How to Write Up the Term Paper

An Incomplete Guide to Happiness (Yours and Mine)

A specific format is required for the term paper. Not surprisingly, this format follows the same form as a scientific paper, whose purpose is to inform the reader about the results of a scientific investigation.
Why so picky? Two reasons, really, which both follow from the same fact: Computers are great ways to spew out tons of unorgainized (as opposed to organized) gibberish in rather short periods of time. By requiring students to organize their results in a report, they must synthesize their output. In the process, they will be required to think about the results. This will lead to greater understanding of the material and, hopefully, catch errors. Nothing is worse than simply turning in a bunch of wrong answers without noticing that they are wrong. It is much easier to turn in incorrect computer results than incorrect analytical homework problems typically done in other classes, and the hope is that by following this ritual, turning in incorrect solutions will be avoided. The second reason is more practical: I don't want to have to read piles of computer generated gibberish.

The format is:

I. Statement of Problem

A short synopsis of the problem. Example: "Use a fourth order Taylor polynomial to approximate exp(x) on the interval [-1,1] and estimate the error. Show the error estimate is valid."

II. Description of The Mathematics

Briefly describe the mathematics used. For example, for the Taylor polynomial, describe the general form and the form of the remainder. Derive the approximation for exp(x) and derive a bound for the error.

III. Description of the Algorithm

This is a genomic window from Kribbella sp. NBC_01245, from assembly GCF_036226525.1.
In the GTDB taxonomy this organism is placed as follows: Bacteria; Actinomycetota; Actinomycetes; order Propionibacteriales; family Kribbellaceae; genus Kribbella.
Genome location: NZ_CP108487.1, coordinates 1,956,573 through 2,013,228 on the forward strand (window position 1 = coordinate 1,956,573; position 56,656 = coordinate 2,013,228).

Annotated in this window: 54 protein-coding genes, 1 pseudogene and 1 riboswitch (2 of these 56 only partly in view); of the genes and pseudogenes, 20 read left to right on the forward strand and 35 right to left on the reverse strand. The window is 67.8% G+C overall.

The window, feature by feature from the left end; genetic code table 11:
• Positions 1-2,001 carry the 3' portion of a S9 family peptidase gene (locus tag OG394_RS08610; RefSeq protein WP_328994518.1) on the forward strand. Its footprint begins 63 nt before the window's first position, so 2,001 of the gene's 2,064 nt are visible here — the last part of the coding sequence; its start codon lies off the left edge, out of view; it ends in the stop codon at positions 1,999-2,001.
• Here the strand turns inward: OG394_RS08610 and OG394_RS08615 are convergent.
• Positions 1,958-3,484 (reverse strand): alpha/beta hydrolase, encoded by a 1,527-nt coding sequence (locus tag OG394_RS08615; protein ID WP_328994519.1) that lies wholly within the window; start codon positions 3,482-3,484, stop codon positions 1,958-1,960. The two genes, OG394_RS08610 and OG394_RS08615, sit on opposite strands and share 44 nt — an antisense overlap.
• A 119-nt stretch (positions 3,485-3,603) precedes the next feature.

Write down and explain the numerical method and how you implemented it. For the example you would show how the polynomial evaluation is factored and explain why this is the most efficient way to evaluate the polynomial. You might also copy (by hand) the relevant piece of code.

IV. Results

Present the results of the computations. Use Tables and Graphs! A concise, easy to read format is very important!

V. Conclusions (The Most Important Part!)

Discuss your results. Show me that you understand the meaning of the results you get. If you predicted in Section II that the error is less than some bound and this is reflected in your table, say so. Like, "as predicted, the results show that the actual error is less than the estimate". If your predictions don't come true, try to explain why. You could have a mistake in your code or there are assumptions made in Sec. II that aren't valid. A good explanation could salvage an otherwise incorrect set of numbers. You must convince me in this section that you know what the answers should be and that you did indeed get them. Not only are correct answers important, but the fact that you can show me the answers are correct is important. (Think about it, if you can't convince someone that the results are correct, how will you know when they are incorrect?) This view is very different than that of most other classes where the student turns in the solutions and the professor gives determines the grade based on the correctness of the solution. The reason for the difference is that the computer is doing the work! I don't trust the computer, and the student shouldn't either. This section is very important.

VI. Program Listing

Include this for completeness. I do not grade specifically on programming style, but I might want to comment on more efficient ways of coding something.

Finally,

(1) All work must be organized on standard 8.5 x 11 Paper! This means that you must either copy your results onto a sheet of notebook paper or carefully format them so that they can be cut out and pasted onto such paper, or include them in your word processor document. I will not grade it otherwise. If I have to hunt for your answer(s) through a pile of computer output I will assume that you don't know what the answers are and hence you will not get credit for the work!

(2) All graphs must be computer generated or hand plotted on graph paper according to the standard conventions. Standard conventions include labels, titles, etc. Ask if you are not sure. Notebook paper is not graph paper.